Tokyo Decadence is a film about Japanese sex. Anyone traveling to Ropungi, Shinjuku or Shubiya will have a twinge of recognition. S.e.x film? Of course it is, is there something wrong? Even p.orn is a reflection of the zeitgeist, those who want to dismiss sex as tawdry perhaps need to seek other forms of comfort.

To the unwary Japan appears ordered, an archetypal Durkheimian sanitised society. Camouflage, anymore than the USA being thoroughly Christian and free or the English polite, well spoken and good at cricket. Under the surface sex reeks its open pore with fetishisation traveling the bullet train to the xtreme. This film straddles both critique and endorsment of the fetishistic view.

Flushing the toilet twice, coprophilia club performances, no panties restaurants, groping hands of the underground cab with compressed bodies forced into shapes twister could never imagine; all traverse the society. The mass ranks of teen sex at Shinjuku waiting for sugar daddy to liberate them from the tedium of family life for a fee and the open arms embrace of porn embalmed in Araki's rope bondage. A Jungian shared folk memory?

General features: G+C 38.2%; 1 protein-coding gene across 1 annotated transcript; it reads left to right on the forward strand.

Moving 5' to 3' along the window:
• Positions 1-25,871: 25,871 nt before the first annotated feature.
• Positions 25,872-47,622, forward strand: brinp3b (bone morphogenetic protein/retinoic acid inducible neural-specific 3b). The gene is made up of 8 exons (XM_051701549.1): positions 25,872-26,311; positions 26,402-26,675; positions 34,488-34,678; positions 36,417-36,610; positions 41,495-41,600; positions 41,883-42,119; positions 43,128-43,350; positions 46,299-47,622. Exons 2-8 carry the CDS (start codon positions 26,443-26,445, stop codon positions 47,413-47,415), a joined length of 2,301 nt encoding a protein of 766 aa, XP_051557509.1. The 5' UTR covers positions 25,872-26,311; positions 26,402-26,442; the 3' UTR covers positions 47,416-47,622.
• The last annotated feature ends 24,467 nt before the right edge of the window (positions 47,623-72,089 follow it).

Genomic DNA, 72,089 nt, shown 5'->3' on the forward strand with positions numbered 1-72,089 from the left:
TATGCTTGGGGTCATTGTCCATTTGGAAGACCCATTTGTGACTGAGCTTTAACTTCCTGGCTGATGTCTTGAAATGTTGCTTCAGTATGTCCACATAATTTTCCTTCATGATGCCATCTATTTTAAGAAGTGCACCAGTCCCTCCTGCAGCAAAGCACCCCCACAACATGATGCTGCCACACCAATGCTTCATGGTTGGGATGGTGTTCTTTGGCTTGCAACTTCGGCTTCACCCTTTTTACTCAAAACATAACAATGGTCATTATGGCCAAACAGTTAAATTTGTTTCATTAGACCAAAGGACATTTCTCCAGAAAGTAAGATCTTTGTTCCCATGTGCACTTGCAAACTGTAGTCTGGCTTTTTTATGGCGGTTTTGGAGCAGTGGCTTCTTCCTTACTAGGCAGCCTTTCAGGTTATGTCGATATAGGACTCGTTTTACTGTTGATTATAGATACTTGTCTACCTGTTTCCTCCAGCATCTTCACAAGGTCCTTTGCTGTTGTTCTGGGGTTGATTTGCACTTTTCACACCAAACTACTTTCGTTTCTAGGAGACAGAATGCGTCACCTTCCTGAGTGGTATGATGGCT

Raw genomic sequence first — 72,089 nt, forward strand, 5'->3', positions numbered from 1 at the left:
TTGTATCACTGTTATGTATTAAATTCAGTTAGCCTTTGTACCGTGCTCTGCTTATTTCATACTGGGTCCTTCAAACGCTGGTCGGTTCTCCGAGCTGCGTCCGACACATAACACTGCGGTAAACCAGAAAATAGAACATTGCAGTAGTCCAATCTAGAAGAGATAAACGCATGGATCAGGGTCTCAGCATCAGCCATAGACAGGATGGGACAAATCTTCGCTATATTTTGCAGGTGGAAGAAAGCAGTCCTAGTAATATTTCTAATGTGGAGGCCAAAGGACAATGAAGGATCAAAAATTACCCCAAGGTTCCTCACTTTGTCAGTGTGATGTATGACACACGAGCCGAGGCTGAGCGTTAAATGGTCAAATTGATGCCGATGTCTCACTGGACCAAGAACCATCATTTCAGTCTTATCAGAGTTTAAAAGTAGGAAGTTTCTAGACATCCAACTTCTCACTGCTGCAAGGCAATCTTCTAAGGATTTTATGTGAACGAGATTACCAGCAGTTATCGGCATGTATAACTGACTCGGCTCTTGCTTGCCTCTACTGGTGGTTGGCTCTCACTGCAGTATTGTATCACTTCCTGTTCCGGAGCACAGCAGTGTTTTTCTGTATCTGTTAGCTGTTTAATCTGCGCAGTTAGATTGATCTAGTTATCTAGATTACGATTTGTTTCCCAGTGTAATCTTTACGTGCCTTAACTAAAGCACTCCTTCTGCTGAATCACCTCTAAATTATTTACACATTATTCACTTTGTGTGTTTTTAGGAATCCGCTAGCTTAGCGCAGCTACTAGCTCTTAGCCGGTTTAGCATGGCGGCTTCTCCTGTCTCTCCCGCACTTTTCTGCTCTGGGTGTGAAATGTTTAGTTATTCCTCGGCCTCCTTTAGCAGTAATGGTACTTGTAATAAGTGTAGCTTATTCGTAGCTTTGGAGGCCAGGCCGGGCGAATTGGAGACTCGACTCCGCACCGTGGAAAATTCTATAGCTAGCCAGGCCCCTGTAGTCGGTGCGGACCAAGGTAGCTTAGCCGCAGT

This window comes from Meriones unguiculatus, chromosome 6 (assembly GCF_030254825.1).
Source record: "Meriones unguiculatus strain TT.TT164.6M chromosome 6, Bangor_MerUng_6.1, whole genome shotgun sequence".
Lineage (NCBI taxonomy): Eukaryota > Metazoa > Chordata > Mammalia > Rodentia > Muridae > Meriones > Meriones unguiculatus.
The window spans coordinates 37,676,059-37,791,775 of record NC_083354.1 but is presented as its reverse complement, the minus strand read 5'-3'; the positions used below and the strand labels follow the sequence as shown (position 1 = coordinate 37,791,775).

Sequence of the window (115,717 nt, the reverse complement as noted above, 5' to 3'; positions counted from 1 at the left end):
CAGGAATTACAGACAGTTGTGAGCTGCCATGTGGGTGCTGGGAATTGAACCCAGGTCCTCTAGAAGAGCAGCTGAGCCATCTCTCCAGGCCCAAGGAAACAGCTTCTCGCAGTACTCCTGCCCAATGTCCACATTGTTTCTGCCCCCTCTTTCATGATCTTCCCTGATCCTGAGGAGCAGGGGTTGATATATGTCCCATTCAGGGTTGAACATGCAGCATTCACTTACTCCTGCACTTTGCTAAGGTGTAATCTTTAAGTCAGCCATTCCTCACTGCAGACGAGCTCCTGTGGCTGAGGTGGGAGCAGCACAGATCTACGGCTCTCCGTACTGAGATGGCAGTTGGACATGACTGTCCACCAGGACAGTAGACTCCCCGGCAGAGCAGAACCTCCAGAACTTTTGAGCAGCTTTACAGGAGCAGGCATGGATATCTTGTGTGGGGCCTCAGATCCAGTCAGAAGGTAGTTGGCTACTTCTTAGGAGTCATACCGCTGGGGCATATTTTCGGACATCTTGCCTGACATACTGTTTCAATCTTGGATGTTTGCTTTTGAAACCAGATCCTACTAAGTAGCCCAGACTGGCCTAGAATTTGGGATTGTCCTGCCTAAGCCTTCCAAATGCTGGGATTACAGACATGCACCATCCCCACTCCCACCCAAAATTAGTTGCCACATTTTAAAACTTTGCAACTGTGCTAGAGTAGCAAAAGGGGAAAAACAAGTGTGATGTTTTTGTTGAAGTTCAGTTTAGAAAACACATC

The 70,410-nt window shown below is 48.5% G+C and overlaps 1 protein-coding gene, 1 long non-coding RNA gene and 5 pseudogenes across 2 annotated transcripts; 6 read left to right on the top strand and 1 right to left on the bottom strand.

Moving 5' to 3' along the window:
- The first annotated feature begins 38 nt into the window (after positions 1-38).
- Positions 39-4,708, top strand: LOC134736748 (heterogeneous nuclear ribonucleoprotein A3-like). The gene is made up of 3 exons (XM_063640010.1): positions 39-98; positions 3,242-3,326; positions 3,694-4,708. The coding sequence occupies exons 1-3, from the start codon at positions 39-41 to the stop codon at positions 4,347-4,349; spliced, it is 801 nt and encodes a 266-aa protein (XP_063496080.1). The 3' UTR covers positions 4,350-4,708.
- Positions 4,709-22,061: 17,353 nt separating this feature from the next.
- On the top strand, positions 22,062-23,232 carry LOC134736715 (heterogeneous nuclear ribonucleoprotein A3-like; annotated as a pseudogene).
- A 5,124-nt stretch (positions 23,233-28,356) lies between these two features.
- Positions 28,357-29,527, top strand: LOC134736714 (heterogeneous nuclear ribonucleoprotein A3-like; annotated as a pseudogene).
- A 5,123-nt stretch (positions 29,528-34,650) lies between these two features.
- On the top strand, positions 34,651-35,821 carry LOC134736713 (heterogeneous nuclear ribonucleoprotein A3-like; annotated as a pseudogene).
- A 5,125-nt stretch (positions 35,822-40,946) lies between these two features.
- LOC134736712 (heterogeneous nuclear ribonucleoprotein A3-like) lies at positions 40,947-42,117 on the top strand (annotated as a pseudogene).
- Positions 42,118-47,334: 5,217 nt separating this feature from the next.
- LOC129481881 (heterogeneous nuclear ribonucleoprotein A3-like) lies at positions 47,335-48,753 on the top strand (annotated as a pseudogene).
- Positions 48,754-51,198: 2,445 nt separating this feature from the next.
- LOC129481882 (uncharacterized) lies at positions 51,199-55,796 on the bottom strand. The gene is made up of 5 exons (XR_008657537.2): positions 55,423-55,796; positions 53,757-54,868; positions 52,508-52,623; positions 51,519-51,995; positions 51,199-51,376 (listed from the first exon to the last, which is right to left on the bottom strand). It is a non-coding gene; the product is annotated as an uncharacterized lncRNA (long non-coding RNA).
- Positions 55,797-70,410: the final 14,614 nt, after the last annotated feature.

Read more ›
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I`m sure this is one you will have to watch again to fully take it in. It is a weird film but incredibly erotic. The scene with Ai at the window dripping with sweat is one of the hottest things I have seen in non pornographic cinema. It isn`t a sleazy film. It just happens to have graphic scenes in it. Worth buying but like I said you probably won`t get it first time.